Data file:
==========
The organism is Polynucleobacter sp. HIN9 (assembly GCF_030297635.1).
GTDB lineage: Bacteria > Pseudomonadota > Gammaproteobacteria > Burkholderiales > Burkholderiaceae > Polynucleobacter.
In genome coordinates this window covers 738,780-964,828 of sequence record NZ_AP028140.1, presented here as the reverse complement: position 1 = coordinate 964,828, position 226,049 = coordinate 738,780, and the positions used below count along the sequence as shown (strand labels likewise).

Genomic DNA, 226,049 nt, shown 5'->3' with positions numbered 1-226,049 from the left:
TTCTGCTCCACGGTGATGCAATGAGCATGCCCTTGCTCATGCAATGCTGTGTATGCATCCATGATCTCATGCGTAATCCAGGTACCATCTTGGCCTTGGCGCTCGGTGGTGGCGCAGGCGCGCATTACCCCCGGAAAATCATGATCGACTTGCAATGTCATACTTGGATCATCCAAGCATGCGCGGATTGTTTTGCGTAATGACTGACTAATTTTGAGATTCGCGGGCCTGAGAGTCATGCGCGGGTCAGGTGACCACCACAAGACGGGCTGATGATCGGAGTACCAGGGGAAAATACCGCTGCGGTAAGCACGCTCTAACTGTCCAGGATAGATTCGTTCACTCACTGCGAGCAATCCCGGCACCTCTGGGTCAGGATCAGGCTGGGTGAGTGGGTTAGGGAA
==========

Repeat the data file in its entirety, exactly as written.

The organism is Polynucleobacter sp. HIN9 (assembly GCF_030297635.1).
GTDB lineage: Bacteria > Pseudomonadota > Gammaproteobacteria > Burkholderiales > Burkholderiaceae > Polynucleobacter.
In genome coordinates this window covers 738,780-964,828 of sequence record NZ_AP028140.1, presented here as the reverse complement: position 1 = coordinate 964,828, position 226,049 = coordinate 738,780, and the positions used below count along the sequence as shown (strand labels likewise).

Genomic DNA, 226,049 nt, shown 5'->3' with positions numbered 1-226,049 from the left:
TTCTGCTCCACGGTGATGCAATGAGCATGCCCTTGCTCATGCAATGCTGTGTATGCATCCATGATCTCATGCGTAATCCAGGTACCATCTTGGCCTTGGCGCTCGGTGGTGGCGCAGGCGCGCATTACCCCCGGAAAATCATGATCGACTTGCAATGTCATACTTGGATCATCCAAGCATGCGCGGATTGTTTTGCGTAATGACTGACTAATTTTGAGATTCGCGGGCCTGAGAGTCATGCGCGGGTCAGGTGACCACCACAAGACGGGCTGATGATCGGAGTACCAGGGGAAAATACCGCTGCGGTAAGCACGCTCTAACTGTCCAGGATAGATTCGTTCACTCACTGCGAGCAATCCCGGCACCTCTGGGTCAGGATCAGGCTGGGTGAGTGGGTTAGGGAA